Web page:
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LMLK Jars, Computations and Bath Unit

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  • raz.kletter
    Dear ANE members, Zappaski, Finkelstein and Benenson published recently a paper called Computing Abilities in Antiquity: The Royal Judahite Storage Jars as a
    Message 1 of 1 , Dec 17, 2009
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      Dear ANE members,
      Zappaski, Finkelstein and Benenson published recently a paper
      called "Computing Abilities in Antiquity: The Royal Judahite Storage
      Jars as a Case-study " (Journal of Archaeological Method and Theory 16
      [2009]: 51-67). I found there many computations - but was skeptic about
      the abilities; so I wrote a comment (JAMT 16:357-65), to which they
      responded (JAMT 16:366f).

      The link to this is: http://www.springerlink.com/content/104888/
      <http://www.springerlink.com/content/104888/> . I'd gladly send my
      comment offline to those interested. The core of the debate is as
      follows:
      They claim that: volumes of LMLK jars were measured accurately by
      each potter/ administrator/customer in Judah, using a mathematical
      'algorithm' based on external measures; it was calculated in biblical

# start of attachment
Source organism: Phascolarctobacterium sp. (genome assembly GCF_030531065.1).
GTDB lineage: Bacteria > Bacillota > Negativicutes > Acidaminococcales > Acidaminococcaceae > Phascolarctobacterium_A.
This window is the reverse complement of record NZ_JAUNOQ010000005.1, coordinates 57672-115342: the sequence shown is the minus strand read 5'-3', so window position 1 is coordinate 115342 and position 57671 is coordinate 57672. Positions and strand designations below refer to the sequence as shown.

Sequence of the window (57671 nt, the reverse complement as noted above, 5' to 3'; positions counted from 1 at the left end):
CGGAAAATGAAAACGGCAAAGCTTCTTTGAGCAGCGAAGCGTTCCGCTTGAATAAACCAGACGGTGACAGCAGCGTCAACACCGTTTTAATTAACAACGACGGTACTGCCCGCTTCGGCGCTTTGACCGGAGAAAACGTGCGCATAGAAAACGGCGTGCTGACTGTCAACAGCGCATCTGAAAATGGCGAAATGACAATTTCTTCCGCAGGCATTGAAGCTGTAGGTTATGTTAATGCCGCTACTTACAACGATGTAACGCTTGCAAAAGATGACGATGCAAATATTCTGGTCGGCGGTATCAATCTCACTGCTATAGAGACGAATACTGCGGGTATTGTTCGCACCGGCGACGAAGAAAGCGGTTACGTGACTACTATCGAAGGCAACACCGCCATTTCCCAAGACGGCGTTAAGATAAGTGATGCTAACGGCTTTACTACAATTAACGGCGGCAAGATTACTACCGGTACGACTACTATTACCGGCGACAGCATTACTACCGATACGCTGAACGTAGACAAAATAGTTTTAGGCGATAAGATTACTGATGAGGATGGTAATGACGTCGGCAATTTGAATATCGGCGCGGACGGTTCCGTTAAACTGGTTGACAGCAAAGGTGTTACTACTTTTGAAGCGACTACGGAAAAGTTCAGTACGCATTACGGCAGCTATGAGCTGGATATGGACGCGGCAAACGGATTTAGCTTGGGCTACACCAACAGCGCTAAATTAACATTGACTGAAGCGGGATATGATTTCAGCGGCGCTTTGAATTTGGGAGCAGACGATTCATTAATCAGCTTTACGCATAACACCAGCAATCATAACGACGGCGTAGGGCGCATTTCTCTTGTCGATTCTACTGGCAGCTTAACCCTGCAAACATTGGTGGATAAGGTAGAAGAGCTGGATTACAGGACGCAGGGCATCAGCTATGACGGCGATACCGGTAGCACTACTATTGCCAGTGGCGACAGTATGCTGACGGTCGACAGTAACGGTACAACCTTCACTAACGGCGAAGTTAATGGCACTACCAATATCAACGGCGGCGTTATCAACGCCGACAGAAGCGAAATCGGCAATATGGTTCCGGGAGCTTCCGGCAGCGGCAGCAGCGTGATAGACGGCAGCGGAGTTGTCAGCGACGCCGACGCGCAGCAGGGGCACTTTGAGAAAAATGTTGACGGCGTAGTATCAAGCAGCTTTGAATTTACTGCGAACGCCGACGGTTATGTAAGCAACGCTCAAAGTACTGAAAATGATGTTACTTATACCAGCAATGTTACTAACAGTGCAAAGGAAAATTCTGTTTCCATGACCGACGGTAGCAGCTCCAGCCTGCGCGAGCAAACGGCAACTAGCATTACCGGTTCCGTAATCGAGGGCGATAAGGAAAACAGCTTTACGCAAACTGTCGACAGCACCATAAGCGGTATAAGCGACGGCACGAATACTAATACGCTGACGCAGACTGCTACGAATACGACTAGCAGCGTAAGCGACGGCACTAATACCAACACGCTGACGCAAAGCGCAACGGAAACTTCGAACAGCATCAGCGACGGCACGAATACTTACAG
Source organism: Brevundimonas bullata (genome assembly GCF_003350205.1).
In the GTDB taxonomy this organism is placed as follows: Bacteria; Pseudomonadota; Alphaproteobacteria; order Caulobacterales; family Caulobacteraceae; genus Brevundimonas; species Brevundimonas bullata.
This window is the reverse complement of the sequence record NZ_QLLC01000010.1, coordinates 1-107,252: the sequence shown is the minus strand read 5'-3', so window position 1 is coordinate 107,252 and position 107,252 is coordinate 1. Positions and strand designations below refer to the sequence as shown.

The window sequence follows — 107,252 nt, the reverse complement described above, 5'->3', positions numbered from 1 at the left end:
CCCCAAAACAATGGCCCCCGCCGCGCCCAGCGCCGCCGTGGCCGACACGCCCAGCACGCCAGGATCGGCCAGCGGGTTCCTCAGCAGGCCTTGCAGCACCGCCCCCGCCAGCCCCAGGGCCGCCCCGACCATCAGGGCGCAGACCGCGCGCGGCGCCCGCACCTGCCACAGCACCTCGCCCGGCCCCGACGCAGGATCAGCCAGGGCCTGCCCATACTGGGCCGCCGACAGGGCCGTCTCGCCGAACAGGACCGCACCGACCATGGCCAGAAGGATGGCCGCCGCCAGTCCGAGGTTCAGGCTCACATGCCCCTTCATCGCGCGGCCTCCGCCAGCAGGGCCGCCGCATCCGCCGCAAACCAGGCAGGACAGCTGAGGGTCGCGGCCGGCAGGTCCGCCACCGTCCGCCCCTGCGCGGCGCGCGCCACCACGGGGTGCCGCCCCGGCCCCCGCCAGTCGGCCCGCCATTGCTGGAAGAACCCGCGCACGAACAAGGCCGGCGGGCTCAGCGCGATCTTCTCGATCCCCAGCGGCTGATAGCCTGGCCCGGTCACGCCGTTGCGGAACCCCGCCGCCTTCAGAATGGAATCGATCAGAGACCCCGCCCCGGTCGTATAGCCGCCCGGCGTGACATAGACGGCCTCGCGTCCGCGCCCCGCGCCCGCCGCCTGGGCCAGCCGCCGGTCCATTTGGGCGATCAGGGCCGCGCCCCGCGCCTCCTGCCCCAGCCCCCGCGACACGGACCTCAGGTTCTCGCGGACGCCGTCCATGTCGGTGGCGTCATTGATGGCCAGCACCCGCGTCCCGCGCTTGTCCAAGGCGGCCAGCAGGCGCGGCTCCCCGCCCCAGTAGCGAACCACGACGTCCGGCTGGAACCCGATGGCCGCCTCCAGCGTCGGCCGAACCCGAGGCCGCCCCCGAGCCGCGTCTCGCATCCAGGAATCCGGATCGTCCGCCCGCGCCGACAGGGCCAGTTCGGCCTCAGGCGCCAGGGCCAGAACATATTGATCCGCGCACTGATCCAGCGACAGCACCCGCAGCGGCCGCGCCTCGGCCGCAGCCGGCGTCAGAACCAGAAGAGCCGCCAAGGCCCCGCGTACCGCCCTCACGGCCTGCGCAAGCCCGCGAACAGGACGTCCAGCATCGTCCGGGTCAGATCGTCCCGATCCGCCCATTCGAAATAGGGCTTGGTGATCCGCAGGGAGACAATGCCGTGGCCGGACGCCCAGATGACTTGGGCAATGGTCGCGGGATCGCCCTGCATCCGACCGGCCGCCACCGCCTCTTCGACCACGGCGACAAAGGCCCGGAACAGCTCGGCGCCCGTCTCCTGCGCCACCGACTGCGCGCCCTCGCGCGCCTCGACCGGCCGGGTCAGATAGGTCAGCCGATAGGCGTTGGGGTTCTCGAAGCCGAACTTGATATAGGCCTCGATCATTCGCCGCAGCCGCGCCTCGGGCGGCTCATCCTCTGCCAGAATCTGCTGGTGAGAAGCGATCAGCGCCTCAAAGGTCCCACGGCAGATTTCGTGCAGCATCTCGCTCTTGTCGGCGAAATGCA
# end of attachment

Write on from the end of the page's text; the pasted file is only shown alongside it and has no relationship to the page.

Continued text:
Assiron and Bath units; the LMLK jars were standardized; hence, late
      Iron Age Judah was a "full blown statehood" with an "advanced
      beaurocratic system".

      I claim that: potters worked by eyes, not with measuring tapes;
      standartization of a pottery type says little about society as a whole;
      the ancients lacked the mathematical knowledge to create this
      'algorithm'; they measured contents of irregular jars by using measuring
      vessels; Zappaski et al. misunderstood the biblical/archaeological data
      on the Bath unit; the notion of accurate standards does not fit the Iron
      Age; LMLK jars were not standardized; and vague terms like "full blown
      statehood" are not serious research terms.

      In the response they ignored most points and conclude (p.67): "We
      asked new questions and suggested new insights. Is not this what
      scholarship is all about?" Following this understanding, If I claimed
      that the moon is made of potatoe chips mixed with Baltic herrings - a
      new suggestion - I would be a good scholar. Since I criticised their
      views, I am no longer a scientist.

      Whence comes such an understanding of science? If anybody knows,
      please send me a reference to any serious philosopher of science that
      holds such a view. In return, I promise to send a piece of the moon.

      Best wishes,

      Raz Kletter




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